This week’s roundup of market disruption follows the ongoing development of growing trends while capturing the suggestion of more surprising opportunities.
Continued disruption of food and agriculture
Building on last week’s trend of disruption in the global food system, Winnow has closed its series C fundraising round with $10 million in backing. The company’s technology uses artificial intelligence to support commercial kitchens in reducing their wastage while saving on purchasing costs.
Further up the supply chain, Croptix has received a sizeable investment for its in-field analysis of crop health. With patented sensors, advanced analytics and a mobile app, Croptix provides farmers with early warnings of potential danger to their crops. This accelerates the timeline of their response and provides the information they need to determine the optimal solution, protect their yields and strengthen the resilience of global food supplies.
In Australia, 15 projects have been selected to receive their share of a government fund for agricultural traceability. The chosen initiatives will use a wide range of technologies to capture granular information relating to specific ingredients, components, or products, tracking their journey along the value chain.
The Government’s investment in traceability systems is expected to support the country’s agricultural producers in accessing the global market. With verifiable data on their produce’s origins, they will be able to comply with international regulations while meeting the demand of increasingly cautious consumers. In doing so, they may disrupt their incumbent competitors whose lack of transparent information is rapidly becoming less acceptable.
Transition presents opportunities in surprising industries
While industries such as food and agriculture are visibly in need of urgent disruption, others may be thought of as less likely targets. This is typically because their operations are displaced to remote locations where their physical footprint and resource consumption are largely hidden away.
Industries such as advertising, for example, rely on the flow of data from platform to platform. As this flow occurs instantly before our very eyes, we do not see the energy consumption and carbon emissions associated with its transfer.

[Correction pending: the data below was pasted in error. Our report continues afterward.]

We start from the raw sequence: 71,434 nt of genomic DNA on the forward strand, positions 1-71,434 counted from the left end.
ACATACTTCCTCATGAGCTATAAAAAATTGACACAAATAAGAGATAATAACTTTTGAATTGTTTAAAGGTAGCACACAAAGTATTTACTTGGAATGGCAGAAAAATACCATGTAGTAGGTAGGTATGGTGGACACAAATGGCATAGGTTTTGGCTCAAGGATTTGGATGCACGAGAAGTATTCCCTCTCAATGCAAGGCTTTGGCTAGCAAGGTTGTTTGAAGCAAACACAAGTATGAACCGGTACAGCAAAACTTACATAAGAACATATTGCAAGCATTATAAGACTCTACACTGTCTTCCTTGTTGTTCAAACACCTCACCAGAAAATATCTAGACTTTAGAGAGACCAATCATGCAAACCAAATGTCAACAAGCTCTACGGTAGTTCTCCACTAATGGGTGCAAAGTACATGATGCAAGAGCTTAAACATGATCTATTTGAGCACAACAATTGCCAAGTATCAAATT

This week, however, two announcements have been made by disruptive companies that are attempting to address this issue. Nativo has added a single-path process to its programmatic advertising platform, eliminating duplicate auctions and preventing wasteful energy use. Good-Loop, meanwhile, has partnered with SeenThis to reduce the data transfer of its ad streaming units by up to 40%.
Whether or not this trend continues remains to be seen, but either way it provides an insightful reminder that the energy transition is creating opportunities for disruption in a wider range of industries than may typically be considered.
Future disruption may be enabled by current resources
In support of future disruption, a Climate Tech Supercluster has been formed by Cambridge Cleantech, Oxfordshire Greentech and Liminal. Such industrial clusters are typically focused on accelerating the development of novel technologies by drawing from the existing skills, resources and infrastructure of a particular area.
The newly launched Supercluster will reflect this tradition, bringing a wide range of stakeholders together from within a four-hour radius of London. Entrepreneurs, investors, academics and other interested parties are invited to pool their capabilities for the creation of technological solutions to climate-related challenges in energy, transport, construction and agriculture.
Initially, the cluster will pursue three core objectives. Its observatory branch will research and map out emerging technologies and relevant trends, while its spotlight division will promote the activities and organisations involved. Finally, a ‘network of networks’ will attempt to accelerate the emergence of new markets and facilitate the agreement of industrial partnerships.